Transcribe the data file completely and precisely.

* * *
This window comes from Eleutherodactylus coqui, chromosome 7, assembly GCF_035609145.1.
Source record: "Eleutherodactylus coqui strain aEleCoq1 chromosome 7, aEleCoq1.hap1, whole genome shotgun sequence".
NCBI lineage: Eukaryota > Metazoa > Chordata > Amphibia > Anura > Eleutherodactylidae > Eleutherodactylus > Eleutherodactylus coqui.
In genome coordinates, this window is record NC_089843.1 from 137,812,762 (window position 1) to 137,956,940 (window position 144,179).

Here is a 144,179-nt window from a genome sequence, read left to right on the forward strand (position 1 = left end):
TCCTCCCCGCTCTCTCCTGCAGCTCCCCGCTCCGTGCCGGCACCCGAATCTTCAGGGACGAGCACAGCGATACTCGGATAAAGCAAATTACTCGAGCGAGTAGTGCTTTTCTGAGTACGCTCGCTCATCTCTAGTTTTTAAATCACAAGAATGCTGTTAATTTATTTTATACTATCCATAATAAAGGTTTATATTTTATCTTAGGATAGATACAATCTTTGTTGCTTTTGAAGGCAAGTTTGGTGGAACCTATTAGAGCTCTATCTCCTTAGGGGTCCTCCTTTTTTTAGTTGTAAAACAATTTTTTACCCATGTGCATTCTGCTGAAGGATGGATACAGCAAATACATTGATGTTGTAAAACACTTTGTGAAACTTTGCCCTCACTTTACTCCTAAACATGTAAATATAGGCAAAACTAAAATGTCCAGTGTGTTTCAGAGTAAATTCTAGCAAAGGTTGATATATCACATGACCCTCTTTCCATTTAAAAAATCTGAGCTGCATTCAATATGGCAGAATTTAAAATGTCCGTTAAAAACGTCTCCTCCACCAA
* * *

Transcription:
This window comes from Eleutherodactylus coqui, chromosome 7, assembly GCF_035609145.1.
Source record: "Eleutherodactylus coqui strain aEleCoq1 chromosome 7, aEleCoq1.hap1, whole genome shotgun sequence".
NCBI lineage: Eukaryota > Metazoa > Chordata > Amphibia > Anura > Eleutherodactylidae > Eleutherodactylus > Eleutherodactylus coqui.
In genome coordinates, this window is record NC_089843.1 from 137,812,762 (window position 1) to 137,956,940 (window position 144,179).

Here is a 144,179-nt window from a genome sequence, read left to right on the forward strand (position 1 = left end):
TCCTCCCCGCTCTCTCCTGCAGCTCCCCGCTCCGTGCCGGCACCCGAATCTTCAGGGACGAGCACAGCGATACTCGGATAAAGCAAATTACTCGAGCGAGTAGTGCTTTTCTGAGTACGCTCGCTCATCTCTAGTTTTTAAATCACAAGAATGCTGTTAATTTATTTTATACTATCCATAATAAAGGTTTATATTTTATCTTAGGATAGATACAATCTTTGTTGCTTTTGAAGGCAAGTTTGGTGGAACCTATTAGAGCTCTATCTCCTTAGGGGTCCTCCTTTTTTTAGTTGTAAAACAATTTTTTACCCATGTGCATTCTGCTGAAGGATGGATACAGCAAATACATTGATGTTGTAAAACACTTTGTGAAACTTTGCCCTCACTTTACTCCTAAACATGTAAATATAGGCAAAACTAAAATGTCCAGTGTGTTTCAGAGTAAATTCTAGCAAAGGTTGATATATCACATGACCCTCTTTCCATTTAAAAAATCTGAGCTGCATTCAATATGGCAGAATTTAAAATGTCCGTTAAAAACGTCTCCTCCACCAA